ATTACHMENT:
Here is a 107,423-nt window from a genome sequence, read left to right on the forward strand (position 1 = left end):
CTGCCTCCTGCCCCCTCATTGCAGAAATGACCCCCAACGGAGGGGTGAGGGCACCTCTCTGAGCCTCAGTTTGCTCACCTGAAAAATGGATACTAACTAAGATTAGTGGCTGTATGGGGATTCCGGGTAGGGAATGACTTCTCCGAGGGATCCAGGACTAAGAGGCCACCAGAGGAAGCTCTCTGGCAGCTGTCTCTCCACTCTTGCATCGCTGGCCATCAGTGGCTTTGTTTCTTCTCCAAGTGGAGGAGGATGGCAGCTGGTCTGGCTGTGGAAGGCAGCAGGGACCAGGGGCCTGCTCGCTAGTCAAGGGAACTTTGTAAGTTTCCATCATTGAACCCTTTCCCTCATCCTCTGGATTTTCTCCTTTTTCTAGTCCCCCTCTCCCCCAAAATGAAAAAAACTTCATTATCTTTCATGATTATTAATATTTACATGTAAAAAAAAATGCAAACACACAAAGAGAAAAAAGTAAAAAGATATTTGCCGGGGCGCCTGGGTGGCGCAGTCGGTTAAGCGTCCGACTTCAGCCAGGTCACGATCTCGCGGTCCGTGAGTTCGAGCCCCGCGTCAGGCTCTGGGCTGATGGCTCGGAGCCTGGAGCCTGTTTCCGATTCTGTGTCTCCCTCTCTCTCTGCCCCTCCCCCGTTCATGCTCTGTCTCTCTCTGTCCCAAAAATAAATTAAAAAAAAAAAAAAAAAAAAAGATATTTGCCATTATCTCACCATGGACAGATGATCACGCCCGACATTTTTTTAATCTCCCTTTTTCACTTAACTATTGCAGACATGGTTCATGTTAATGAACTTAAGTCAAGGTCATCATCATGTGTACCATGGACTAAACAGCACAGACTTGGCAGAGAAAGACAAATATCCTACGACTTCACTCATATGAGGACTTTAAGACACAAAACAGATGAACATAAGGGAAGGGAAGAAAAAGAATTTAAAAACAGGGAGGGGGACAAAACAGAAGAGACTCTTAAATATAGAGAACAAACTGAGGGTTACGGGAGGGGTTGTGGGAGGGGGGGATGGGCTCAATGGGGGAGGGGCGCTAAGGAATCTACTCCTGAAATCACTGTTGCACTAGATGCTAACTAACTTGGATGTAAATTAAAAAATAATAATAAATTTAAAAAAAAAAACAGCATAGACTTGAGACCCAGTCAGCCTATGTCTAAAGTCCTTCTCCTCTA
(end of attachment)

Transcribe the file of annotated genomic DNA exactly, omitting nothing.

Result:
Here is a 107,423-nt window from a genome sequence, read left to right on the forward strand (position 1 = left end):
CTGCCTCCTGCCCCCTCATTGCAGAAATGACCCCCAACGGAGGGGTGAGGGCACCTCTCTGAGCCTCAGTTTGCTCACCTGAAAAATGGATACTAACTAAGATTAGTGGCTGTATGGGGATTCCGGGTAGGGAATGACTTCTCCGAGGGATCCAGGACTAAGAGGCCACCAGAGGAAGCTCTCTGGCAGCTGTCTCTCCACTCTTGCATCGCTGGCCATCAGTGGCTTTGTTTCTTCTCCAAGTGGAGGAGGATGGCAGCTGGTCTGGCTGTGGAAGGCAGCAGGGACCAGGGGCCTGCTCGCTAGTCAAGGGAACTTTGTAAGTTTCCATCATTGAACCCTTTCCCTCATCCTCTGGATTTTCTCCTTTTTCTAGTCCCCCTCTCCCCCAAAATGAAAAAAACTTCATTATCTTTCATGATTATTAATATTTACATGTAAAAAAAAATGCAAACACACAAAGAGAAAAAAGTAAAAAGATATTTGCCGGGGCGCCTGGGTGGCGCAGTCGGTTAAGCGTCCGACTTCAGCCAGGTCACGATCTCGCGGTCCGTGAGTTCGAGCCCCGCGTCAGGCTCTGGGCTGATGGCTCGGAGCCTGGAGCCTGTTTCCGATTCTGTGTCTCCCTCTCTCTCTGCCCCTCCCCCGTTCATGCTCTGTCTCTCTCTGTCCCAAAAATAAATTAAAAAAAAAAAAAAAAAAAAAGATATTTGCCATTATCTCACCATGGACAGATGATCACGCCCGACATTTTTTTAATCTCCCTTTTTCACTTAACTATTGCAGACATGGTTCATGTTAATGAACTTAAGTCAAGGTCATCATCATGTGTACCATGGACTAAACAGCACAGACTTGGCAGAGAAAGACAAATATCCTACGACTTCACTCATATGAGGACTTTAAGACACAAAACAGATGAACATAAGGGAAGGGAAGAAAAAGAATTTAAAAACAGGGAGGGGGACAAAACAGAAGAGACTCTTAAATATAGAGAACAAACTGAGGGTTACGGGAGGGGTTGTGGGAGGGGGGGATGGGCTCAATGGGGGAGGGGCGCTAAGGAATCTACTCCTGAAATCACTGTTGCACTAGATGCTAACTAACTTGGATGTAAATTAAAAAATAATAATAAATTTAAAAAAAAAAACAGCATAGACTTGAGACCCAGTCAGCCTATGTCTAAAGTCCTTCTCCTCTA